Thornock said the BYUSA legislative taskforce, which she heads up, estimates that approximately 80-120 students each year will lose housing as landlords either sell out, or move back into the homes they had been renting to students.
Several Provo residents, who were in favor of the ordinances, commented during the public hearing that the market would accommodate for the students who were displaced, because of increased occupancy in the SCAMP area.
But Michele Richardson, 21, a senior in international law and diplomacy from Salt Lake said she was concerned that greatly increasing demand, without greatly increasing supply would overwhelm students.
“The way the market supports these changes is by inflating rent prices,” Richardson said. “And rent prices are already inflated.”
Many people made comparisons between the South Joaquin downzoning and another fairly recent Council decision which forced some students, and a lot of cars, out of the Tree Streets.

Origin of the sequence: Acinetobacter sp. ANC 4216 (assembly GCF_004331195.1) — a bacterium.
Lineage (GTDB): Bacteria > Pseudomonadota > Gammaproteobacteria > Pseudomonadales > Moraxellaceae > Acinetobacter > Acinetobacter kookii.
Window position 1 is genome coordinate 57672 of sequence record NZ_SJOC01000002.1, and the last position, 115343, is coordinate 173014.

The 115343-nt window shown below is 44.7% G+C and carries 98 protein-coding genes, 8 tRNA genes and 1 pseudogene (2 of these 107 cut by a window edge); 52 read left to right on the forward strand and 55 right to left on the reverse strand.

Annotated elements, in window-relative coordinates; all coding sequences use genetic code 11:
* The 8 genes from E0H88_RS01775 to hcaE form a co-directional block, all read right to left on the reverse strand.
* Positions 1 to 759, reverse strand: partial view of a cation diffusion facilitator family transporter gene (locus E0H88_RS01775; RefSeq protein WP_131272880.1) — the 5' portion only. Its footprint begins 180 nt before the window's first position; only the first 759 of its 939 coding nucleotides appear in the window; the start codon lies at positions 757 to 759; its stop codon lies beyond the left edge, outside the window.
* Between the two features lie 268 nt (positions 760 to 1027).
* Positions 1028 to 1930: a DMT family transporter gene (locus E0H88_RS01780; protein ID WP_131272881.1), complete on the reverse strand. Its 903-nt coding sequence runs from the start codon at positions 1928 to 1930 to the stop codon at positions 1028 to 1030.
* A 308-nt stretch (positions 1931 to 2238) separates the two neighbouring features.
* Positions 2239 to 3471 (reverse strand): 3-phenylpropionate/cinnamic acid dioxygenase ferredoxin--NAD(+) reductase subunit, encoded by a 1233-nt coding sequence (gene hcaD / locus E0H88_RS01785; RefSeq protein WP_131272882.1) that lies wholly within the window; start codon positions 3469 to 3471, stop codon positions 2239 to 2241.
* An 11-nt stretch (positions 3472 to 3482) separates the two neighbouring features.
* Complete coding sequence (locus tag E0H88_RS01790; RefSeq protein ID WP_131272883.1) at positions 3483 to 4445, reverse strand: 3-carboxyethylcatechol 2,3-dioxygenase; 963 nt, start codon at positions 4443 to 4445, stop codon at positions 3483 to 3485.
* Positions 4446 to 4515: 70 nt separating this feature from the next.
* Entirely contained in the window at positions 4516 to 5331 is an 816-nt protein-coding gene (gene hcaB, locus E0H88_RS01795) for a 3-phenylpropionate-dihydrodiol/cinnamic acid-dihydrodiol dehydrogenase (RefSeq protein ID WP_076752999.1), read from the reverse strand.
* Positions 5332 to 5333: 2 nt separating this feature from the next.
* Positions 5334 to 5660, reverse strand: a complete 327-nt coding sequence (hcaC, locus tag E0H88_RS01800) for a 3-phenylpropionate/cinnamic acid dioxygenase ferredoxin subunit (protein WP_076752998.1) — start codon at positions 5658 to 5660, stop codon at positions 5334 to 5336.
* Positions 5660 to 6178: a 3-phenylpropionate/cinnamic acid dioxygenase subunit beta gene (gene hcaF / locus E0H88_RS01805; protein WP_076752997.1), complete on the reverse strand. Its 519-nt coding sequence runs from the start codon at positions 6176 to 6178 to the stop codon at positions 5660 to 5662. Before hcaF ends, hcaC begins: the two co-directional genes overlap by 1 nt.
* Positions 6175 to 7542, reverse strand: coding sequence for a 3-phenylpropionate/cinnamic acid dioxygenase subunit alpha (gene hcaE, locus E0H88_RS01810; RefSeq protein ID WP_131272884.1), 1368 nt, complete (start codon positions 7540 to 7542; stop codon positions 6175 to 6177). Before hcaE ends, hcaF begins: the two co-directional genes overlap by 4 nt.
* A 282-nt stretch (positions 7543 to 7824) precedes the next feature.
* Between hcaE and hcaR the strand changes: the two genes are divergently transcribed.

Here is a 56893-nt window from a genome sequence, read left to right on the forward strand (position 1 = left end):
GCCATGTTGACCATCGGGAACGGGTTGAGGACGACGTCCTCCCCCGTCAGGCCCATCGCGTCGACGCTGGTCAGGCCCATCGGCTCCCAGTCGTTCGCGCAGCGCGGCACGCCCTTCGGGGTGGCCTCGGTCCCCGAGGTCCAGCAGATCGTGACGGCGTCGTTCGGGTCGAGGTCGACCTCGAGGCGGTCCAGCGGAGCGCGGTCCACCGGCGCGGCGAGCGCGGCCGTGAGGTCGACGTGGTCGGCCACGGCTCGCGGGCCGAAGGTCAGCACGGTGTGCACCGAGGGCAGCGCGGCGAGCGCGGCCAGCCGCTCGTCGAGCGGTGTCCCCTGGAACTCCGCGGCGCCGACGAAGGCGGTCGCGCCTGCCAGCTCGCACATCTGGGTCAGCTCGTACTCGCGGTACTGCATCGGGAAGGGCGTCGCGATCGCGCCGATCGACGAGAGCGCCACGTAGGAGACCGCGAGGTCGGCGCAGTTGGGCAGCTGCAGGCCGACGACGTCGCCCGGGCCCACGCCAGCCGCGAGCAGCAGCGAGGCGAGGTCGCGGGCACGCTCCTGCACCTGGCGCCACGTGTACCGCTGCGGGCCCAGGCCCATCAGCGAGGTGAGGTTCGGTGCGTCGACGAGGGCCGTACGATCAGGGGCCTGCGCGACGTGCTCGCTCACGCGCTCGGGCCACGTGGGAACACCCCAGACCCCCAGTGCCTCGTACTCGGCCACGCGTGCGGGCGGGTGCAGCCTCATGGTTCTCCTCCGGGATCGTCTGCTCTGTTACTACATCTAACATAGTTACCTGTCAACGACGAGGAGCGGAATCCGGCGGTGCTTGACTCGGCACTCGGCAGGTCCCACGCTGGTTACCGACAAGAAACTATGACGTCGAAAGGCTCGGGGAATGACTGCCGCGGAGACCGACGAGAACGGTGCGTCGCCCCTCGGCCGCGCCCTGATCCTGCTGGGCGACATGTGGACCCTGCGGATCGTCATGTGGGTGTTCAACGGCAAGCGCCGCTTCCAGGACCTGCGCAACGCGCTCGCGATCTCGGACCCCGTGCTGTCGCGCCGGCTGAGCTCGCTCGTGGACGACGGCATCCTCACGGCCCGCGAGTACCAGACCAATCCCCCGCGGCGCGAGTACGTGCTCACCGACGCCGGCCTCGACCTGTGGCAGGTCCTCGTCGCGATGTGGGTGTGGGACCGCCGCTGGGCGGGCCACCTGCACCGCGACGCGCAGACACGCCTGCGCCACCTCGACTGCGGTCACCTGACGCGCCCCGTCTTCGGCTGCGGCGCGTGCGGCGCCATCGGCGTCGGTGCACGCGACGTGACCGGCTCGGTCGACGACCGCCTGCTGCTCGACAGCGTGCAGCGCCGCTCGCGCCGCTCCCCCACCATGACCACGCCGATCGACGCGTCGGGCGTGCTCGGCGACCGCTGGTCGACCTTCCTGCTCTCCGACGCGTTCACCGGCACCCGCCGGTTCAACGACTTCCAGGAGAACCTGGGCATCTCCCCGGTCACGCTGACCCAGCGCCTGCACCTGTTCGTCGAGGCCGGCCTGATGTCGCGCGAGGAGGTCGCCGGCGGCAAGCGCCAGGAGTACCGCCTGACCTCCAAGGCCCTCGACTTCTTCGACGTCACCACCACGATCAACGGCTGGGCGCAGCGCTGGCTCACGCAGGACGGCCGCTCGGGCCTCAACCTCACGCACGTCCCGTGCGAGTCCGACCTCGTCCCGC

Barbara Sandstrom, Council vice-chair told NewsNet the Tree Streets decision was designed to “restore home ownership in the area.”
“If a home was rented out, one part of the home should be occupied by the owner,” she said.
Sandstrom said she believed Tree Streets was different from South Joaquin because the Tree Streets decision was made with the intent of getting rid of the “additional cars and additional people” who didn”t own homes in the Tree Streets – student renters.
Secrist told the Council he had heard of “at least a couple” students who were kicked out of their homes as a result of the Tree Streets decision.
Thornock told NewsNet eight or nine students had come to her office to seek help after being kicked out of apartments in Tree Streets. She said she fears the same could happen to students living in homes in the South Joaquin area.
But Sandstrom stressed to NewsNet she hopes that doesn”t happen.
“It”s not our intention to kick people out of their homes,” she said.